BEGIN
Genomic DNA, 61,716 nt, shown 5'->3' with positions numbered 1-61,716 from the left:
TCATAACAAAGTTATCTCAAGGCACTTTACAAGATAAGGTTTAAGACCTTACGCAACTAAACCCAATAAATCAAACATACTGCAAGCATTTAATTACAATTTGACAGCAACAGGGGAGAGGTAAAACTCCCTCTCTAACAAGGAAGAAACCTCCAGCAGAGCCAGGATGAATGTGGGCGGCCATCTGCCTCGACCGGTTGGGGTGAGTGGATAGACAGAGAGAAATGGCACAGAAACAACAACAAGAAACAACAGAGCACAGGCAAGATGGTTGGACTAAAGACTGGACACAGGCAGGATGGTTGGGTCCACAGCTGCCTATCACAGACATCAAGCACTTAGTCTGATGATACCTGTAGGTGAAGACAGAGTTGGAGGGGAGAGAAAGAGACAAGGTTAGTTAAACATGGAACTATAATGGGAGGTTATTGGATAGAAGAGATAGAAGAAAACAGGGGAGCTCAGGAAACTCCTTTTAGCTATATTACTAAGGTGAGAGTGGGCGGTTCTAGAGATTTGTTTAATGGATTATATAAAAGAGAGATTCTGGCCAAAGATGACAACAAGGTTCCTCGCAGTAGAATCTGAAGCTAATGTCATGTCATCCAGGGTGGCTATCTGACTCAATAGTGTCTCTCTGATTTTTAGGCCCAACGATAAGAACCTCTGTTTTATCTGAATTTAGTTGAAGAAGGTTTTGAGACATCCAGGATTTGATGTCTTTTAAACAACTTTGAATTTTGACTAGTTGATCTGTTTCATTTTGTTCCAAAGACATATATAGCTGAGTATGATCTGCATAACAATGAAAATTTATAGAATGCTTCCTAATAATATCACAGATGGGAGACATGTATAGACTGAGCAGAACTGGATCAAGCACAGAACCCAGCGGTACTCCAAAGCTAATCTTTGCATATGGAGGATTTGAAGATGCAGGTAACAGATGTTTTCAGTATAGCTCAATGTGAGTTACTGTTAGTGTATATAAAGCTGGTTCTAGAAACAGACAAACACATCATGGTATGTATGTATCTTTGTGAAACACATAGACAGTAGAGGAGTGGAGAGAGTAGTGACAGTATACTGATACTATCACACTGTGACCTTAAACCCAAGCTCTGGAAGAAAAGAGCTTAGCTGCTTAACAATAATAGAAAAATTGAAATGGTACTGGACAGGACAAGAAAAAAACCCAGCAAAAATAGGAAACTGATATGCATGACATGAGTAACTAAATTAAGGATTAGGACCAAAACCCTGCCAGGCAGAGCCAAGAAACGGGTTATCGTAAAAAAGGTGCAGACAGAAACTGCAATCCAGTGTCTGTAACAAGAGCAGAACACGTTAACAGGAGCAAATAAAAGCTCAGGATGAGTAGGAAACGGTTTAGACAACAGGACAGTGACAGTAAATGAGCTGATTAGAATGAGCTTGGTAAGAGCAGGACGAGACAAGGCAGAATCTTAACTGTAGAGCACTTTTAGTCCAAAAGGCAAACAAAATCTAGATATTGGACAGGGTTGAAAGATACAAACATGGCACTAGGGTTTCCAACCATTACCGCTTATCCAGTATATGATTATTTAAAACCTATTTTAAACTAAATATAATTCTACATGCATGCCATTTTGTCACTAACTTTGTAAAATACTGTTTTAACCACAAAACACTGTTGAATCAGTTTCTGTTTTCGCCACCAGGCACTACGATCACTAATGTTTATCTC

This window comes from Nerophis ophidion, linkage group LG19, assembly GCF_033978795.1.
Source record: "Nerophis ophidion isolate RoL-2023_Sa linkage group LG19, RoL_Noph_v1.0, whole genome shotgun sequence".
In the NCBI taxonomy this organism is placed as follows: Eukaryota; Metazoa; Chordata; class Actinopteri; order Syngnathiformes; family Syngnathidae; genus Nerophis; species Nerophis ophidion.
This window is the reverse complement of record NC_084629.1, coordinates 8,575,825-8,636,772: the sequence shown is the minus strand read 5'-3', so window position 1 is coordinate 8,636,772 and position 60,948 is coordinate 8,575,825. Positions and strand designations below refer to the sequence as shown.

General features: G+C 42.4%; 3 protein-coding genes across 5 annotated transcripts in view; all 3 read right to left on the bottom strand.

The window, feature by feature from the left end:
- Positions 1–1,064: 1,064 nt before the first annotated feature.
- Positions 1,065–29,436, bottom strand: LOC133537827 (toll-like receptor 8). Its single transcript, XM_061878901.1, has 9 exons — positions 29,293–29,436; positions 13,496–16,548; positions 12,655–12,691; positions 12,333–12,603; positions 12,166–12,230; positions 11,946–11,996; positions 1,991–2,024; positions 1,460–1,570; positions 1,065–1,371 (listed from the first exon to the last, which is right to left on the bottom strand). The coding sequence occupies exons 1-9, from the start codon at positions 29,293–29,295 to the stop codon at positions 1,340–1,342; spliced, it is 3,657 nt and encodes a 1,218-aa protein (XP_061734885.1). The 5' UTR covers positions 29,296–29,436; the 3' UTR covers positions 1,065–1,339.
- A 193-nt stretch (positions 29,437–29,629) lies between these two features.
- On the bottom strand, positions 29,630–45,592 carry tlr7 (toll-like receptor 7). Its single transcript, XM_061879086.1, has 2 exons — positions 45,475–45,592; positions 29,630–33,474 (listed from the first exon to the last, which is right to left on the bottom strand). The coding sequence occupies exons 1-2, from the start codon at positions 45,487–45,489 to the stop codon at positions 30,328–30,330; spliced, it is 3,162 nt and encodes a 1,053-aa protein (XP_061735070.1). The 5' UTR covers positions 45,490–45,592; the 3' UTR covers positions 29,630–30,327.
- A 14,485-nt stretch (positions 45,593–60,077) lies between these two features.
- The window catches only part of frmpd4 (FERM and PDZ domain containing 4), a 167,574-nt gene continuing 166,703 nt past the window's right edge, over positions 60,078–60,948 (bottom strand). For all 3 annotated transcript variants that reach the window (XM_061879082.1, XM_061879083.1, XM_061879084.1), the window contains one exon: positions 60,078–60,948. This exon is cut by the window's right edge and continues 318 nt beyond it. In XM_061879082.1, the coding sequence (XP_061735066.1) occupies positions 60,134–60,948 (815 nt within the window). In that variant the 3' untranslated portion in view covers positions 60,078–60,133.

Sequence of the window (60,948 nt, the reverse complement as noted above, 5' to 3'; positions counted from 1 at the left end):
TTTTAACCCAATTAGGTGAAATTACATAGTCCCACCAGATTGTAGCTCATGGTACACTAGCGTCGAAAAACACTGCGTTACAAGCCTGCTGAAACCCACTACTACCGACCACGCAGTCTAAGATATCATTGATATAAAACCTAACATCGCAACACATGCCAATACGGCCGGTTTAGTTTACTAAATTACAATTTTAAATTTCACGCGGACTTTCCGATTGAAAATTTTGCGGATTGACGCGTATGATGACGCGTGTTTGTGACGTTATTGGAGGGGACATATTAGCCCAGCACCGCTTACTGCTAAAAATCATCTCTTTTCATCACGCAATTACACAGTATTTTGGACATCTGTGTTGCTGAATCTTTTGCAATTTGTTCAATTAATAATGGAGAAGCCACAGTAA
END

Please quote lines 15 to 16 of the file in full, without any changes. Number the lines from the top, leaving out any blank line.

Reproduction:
Sequence of the window (60,948 nt, the reverse complement as noted above, 5' to 3'; positions counted from 1 at the left end):
TTTTAACCCAATTAGGTGAAATTACATAGTCCCACCAGATTGTAGCTCATGGTACACTAGCGTCGAAAAACACTGCGTTACAAGCCTGCTGAAACCCACTACTACCGACCACGCAGTCTAAGATATCATTGATATAAAACCTAACATCGCAACACATGCCAATACGGCCGGTTTAGTTTACTAAATTACAATTTTAAATTTCACGCGGACTTTCCGATTGAAAATTTTGCGGATTGACGCGTATGATGACGCGTGTTTGTGACGTTATTGGAGGGGACATATTAGCCCAGCACCGCTTACTGCTAAAAATCATCTCTTTTCATCACGCAATTACACAGTATTTTGGACATCTGTGTTGCTGAATCTTTTGCAATTTGTTCAATTAATAATGGAGAAGCCACAGTAA